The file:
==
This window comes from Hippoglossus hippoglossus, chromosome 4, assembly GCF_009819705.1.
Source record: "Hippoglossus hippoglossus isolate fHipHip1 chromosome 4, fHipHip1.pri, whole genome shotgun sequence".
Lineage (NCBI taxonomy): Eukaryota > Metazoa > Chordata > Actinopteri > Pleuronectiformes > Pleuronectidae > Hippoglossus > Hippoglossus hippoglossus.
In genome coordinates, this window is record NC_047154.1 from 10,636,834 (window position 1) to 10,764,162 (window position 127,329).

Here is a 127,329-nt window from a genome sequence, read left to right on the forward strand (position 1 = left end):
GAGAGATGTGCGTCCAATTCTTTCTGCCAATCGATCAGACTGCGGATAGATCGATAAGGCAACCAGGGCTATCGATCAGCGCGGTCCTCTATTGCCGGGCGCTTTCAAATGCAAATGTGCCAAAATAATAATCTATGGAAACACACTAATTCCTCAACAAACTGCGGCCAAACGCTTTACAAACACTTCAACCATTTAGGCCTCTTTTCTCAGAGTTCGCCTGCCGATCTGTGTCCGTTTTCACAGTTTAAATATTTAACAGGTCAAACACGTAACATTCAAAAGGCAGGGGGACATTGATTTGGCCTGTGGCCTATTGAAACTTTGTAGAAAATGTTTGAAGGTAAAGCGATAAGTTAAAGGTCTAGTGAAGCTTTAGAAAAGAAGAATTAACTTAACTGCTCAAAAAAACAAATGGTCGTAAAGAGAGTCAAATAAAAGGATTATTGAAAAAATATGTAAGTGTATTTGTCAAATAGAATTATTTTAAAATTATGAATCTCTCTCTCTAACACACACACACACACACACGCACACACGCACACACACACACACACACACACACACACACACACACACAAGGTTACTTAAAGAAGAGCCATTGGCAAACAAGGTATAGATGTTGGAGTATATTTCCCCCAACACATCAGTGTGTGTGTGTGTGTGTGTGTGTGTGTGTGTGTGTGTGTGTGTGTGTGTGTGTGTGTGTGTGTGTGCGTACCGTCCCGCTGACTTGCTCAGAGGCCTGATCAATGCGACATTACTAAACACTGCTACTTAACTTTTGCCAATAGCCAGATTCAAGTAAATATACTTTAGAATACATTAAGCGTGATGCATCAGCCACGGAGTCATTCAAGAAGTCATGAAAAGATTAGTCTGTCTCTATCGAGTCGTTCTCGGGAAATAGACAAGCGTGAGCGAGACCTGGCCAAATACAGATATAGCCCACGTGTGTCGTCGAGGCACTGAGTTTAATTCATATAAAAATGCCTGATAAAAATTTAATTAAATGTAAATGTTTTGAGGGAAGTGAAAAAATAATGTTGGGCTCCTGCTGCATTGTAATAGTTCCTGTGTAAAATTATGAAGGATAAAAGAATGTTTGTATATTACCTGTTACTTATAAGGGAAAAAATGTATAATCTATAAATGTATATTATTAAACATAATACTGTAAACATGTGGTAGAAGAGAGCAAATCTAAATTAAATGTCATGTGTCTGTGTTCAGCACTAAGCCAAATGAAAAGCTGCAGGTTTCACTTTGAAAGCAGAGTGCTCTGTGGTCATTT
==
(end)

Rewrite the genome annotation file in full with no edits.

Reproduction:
This window comes from Hippoglossus hippoglossus, chromosome 4, assembly GCF_009819705.1.
Source record: "Hippoglossus hippoglossus isolate fHipHip1 chromosome 4, fHipHip1.pri, whole genome shotgun sequence".
Lineage (NCBI taxonomy): Eukaryota > Metazoa > Chordata > Actinopteri > Pleuronectiformes > Pleuronectidae > Hippoglossus > Hippoglossus hippoglossus.
In genome coordinates, this window is record NC_047154.1 from 10,636,834 (window position 1) to 10,764,162 (window position 127,329).

Here is a 127,329-nt window from a genome sequence, read left to right on the forward strand (position 1 = left end):
GAGAGATGTGCGTCCAATTCTTTCTGCCAATCGATCAGACTGCGGATAGATCGATAAGGCAACCAGGGCTATCGATCAGCGCGGTCCTCTATTGCCGGGCGCTTTCAAATGCAAATGTGCCAAAATAATAATCTATGGAAACACACTAATTCCTCAACAAACTGCGGCCAAACGCTTTACAAACACTTCAACCATTTAGGCCTCTTTTCTCAGAGTTCGCCTGCCGATCTGTGTCCGTTTTCACAGTTTAAATATTTAACAGGTCAAACACGTAACATTCAAAAGGCAGGGGGACATTGATTTGGCCTGTGGCCTATTGAAACTTTGTAGAAAATGTTTGAAGGTAAAGCGATAAGTTAAAGGTCTAGTGAAGCTTTAGAAAAGAAGAATTAACTTAACTGCTCAAAAAAACAAATGGTCGTAAAGAGAGTCAAATAAAAGGATTATTGAAAAAATATGTAAGTGTATTTGTCAAATAGAATTATTTTAAAATTATGAATCTCTCTCTCTAACACACACACACACACACACGCACACACGCACACACACACACACACACACACACACACACACACACACAAGGTTACTTAAAGAAGAGCCATTGGCAAACAAGGTATAGATGTTGGAGTATATTTCCCCCAACACATCAGTGTGTGTGTGTGTGTGTGTGTGTGTGTGTGTGTGTGTGTGTGTGTGTGTGTGTGTGTGTGTGTGTGCGTACCGTCCCGCTGACTTGCTCAGAGGCCTGATCAATGCGACATTACTAAACACTGCTACTTAACTTTTGCCAATAGCCAGATTCAAGTAAATATACTTTAGAATACATTAAGCGTGATGCATCAGCCACGGAGTCATTCAAGAAGTCATGAAAAGATTAGTCTGTCTCTATCGAGTCGTTCTCGGGAAATAGACAAGCGTGAGCGAGACCTGGCCAAATACAGATATAGCCCACGTGTGTCGTCGAGGCACTGAGTTTAATTCATATAAAAATGCCTGATAAAAATTTAATTAAATGTAAATGTTTTGAGGGAAGTGAAAAAATAATGTTGGGCTCCTGCTGCATTGTAATAGTTCCTGTGTAAAATTATGAAGGATAAAAGAATGTTTGTATATTACCTGTTACTTATAAGGGAAAAAATGTATAATCTATAAATGTATATTATTAAACATAATACTGTAAACATGTGGTAGAAGAGAGCAAATCTAAATTAAATGTCATGTGTCTGTGTTCAGCACTAAGCCAAATGAAAAGCTGCAGGTTTCACTTTGAAAGCAGAGTGCTCTGTGGTCATTT